Baku, Azerbaijan, May 17
By Elena Kosolapova – Trend:
Iran’s conservative candidate Ebrahim Raisi victory at the presidential election on May 19 would put Iran on an unpredictable path, Shahram Akbarzadeh, Professor of Middle East and Central Asia Politics in Deakin University, Australia and author of publications on Iran told Trend.
“The conservative camp was excited when Donald Trump won the American presidency and threatened to tear up the nuclear deal. That would have been a welcome outcome for them,” Akbarzadeh said.
On May 15 Iran’s conservative candidate Mohammad Baqer Qalibaf has stepped down and said that he would support other like-minded candidate Ebrahim Raisi in the presidential race. According to poll survey, the rating of Ebrahim Raisi for the first time exceeded the rating of incumbent president Hassan Rouhani after this change, Iranian Fars News agency reported.
Akbarzadeh believes that incumbent president Rouhani is still the most popular candidate. However he noted that at least a quarter of the voters are still undecided.
“This should be worrying for Rouhani, because in his last electoral victory he only managed to win by 51 percent of the vote. There is every chance he will not make the absolute majority in the first round of voting on Friday,” he said.
The expert noted that this is largely due to the slow pace of economic recovery and Iran continues to be subject to US sanctions which have kept international financial sector out of Iran.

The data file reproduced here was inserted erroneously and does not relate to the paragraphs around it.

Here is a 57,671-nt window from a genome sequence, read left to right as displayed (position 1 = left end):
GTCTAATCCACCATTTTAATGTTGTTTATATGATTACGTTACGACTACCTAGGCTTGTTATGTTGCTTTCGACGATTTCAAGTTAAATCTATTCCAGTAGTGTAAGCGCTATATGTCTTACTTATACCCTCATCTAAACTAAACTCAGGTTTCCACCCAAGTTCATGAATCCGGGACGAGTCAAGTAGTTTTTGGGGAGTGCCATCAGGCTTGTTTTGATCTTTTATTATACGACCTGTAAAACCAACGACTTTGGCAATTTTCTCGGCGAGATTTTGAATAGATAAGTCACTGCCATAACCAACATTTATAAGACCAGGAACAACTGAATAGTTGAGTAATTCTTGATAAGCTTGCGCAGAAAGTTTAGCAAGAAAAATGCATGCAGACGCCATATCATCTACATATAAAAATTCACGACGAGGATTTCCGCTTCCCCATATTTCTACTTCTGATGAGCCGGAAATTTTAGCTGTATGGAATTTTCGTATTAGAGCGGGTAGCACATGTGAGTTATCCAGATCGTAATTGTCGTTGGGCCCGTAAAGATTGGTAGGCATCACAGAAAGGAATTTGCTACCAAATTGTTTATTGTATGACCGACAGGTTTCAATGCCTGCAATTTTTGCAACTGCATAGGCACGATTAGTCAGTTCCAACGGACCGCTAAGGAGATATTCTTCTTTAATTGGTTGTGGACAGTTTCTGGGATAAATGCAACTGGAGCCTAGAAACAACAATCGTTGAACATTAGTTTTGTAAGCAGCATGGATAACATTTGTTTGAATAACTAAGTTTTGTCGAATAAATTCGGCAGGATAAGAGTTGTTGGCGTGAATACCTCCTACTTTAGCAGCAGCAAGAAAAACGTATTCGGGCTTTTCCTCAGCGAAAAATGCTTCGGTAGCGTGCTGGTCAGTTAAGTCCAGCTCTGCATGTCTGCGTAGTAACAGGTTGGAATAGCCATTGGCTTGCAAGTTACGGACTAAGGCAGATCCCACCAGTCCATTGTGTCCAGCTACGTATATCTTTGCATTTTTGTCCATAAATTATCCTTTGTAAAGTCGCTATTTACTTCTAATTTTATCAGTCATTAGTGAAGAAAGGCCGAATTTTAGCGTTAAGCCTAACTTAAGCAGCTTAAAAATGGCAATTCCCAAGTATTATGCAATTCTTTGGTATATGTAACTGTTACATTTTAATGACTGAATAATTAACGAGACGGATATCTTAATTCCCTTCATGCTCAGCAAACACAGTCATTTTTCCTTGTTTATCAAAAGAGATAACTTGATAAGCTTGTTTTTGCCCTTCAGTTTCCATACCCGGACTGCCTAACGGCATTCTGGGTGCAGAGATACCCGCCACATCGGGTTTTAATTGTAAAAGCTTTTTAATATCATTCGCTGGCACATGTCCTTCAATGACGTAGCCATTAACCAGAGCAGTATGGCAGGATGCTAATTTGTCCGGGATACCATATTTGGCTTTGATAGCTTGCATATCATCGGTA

“The gains Rouhani won through the nuclear deal with P5+1 and the UN removal of sanctions, are blunted by new US sanctions in relation to Iran’s ballistic tests and support for Hezbollah, which is listed as a terrorist organization by the United States,” he said.
According to Akbarzadeh, to win, Rouhani needs to convince the undecided voters that his agenda of reintegrating Iran in the global economy will pay off and produce tangible results. He added that the incumbent president also needs to keep the reformist bloc on side as they have become disillusioned with the absence of progress on social and political reforms.
“However, given the alternative, the reformist camp has no alternatives,” he said.
The expert noted that Rouhani’s re-election would give him an opportunity to continue on his diplomatic out-reach to the region and also the West.
“This is a complicated agenda as Rouhani cannot deviate from the script of the Islamic revolution too far. The Supreme Leader remains the Head of State and can veto Rouhani’s initiatives at any time. But the fact that this has not happened suggests that Rouhani’s foreign agenda has the tacit approval of the Supreme Leader. This would prove instrumental in a second term,” he said.
Akbarzadeh believes that the alternative, however, could be very damaging for Iran’s standing in the region and beyond.
“Raisi has been on public record, repeating the stereo-typical slogans of the 1979 revolution – attacking Saudi Arabia and United States. His victory would push Iran back on the course of antagonism with the international community and isolation,” he said.
On the contrary, Rouhani has made a commitment to the nuclear deal, the expert noted, adding that there is every indication that he will seek to leverage the deal to bring Iran out of isolation.
“His re-election would allow him to make progress on what he has achieved in his first term,” Akbarzadeh said.